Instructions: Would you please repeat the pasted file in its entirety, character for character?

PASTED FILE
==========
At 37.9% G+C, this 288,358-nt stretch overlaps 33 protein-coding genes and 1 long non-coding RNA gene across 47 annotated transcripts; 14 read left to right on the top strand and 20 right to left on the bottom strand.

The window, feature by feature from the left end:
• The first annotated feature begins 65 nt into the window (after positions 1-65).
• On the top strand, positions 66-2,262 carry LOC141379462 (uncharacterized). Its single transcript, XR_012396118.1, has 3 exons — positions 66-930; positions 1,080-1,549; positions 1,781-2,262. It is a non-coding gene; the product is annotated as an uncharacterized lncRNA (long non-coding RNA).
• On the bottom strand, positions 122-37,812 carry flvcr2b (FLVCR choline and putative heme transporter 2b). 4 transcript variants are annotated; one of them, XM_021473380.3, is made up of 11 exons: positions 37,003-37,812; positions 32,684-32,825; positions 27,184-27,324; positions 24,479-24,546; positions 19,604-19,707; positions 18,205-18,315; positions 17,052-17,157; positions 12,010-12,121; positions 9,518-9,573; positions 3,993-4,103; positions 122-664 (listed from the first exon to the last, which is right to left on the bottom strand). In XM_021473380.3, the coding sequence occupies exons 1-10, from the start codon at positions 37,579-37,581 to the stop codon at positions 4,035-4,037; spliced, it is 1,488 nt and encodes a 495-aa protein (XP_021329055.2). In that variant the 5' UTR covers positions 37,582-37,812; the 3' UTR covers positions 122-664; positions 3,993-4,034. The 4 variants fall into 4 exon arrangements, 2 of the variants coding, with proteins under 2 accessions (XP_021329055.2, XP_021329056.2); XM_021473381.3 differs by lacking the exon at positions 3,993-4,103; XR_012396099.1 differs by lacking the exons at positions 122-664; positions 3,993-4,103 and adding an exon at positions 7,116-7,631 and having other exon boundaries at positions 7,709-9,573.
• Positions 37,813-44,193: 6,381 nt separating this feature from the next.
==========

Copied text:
At 37.9% G+C, this 288,358-nt stretch overlaps 33 protein-coding genes and 1 long non-coding RNA gene across 47 annotated transcripts; 14 read left to right on the top strand and 20 right to left on the bottom strand.

The window, feature by feature from the left end:
• The first annotated feature begins 65 nt into the window (after positions 1-65).
• On the top strand, positions 66-2,262 carry LOC141379462 (uncharacterized). Its single transcript, XR_012396118.1, has 3 exons — positions 66-930; positions 1,080-1,549; positions 1,781-2,262. It is a non-coding gene; the product is annotated as an uncharacterized lncRNA (long non-coding RNA).
• On the bottom strand, positions 122-37,812 carry flvcr2b (FLVCR choline and putative heme transporter 2b). 4 transcript variants are annotated; one of them, XM_021473380.3, is made up of 11 exons: positions 37,003-37,812; positions 32,684-32,825; positions 27,184-27,324; positions 24,479-24,546; positions 19,604-19,707; positions 18,205-18,315; positions 17,052-17,157; positions 12,010-12,121; positions 9,518-9,573; positions 3,993-4,103; positions 122-664 (listed from the first exon to the last, which is right to left on the bottom strand). In XM_021473380.3, the coding sequence occupies exons 1-10, from the start codon at positions 37,579-37,581 to the stop codon at positions 4,035-4,037; spliced, it is 1,488 nt and encodes a 495-aa protein (XP_021329055.2). In that variant the 5' UTR covers positions 37,582-37,812; the 3' UTR covers positions 122-664; positions 3,993-4,034. The 4 variants fall into 4 exon arrangements, 2 of the variants coding, with proteins under 2 accessions (XP_021329055.2, XP_021329056.2); XM_021473381.3 differs by lacking the exon at positions 3,993-4,103; XR_012396099.1 differs by lacking the exons at positions 122-664; positions 3,993-4,103 and adding an exon at positions 7,116-7,631 and having other exon boundaries at positions 7,709-9,573.
• Positions 37,813-44,193: 6,381 nt separating this feature from the next.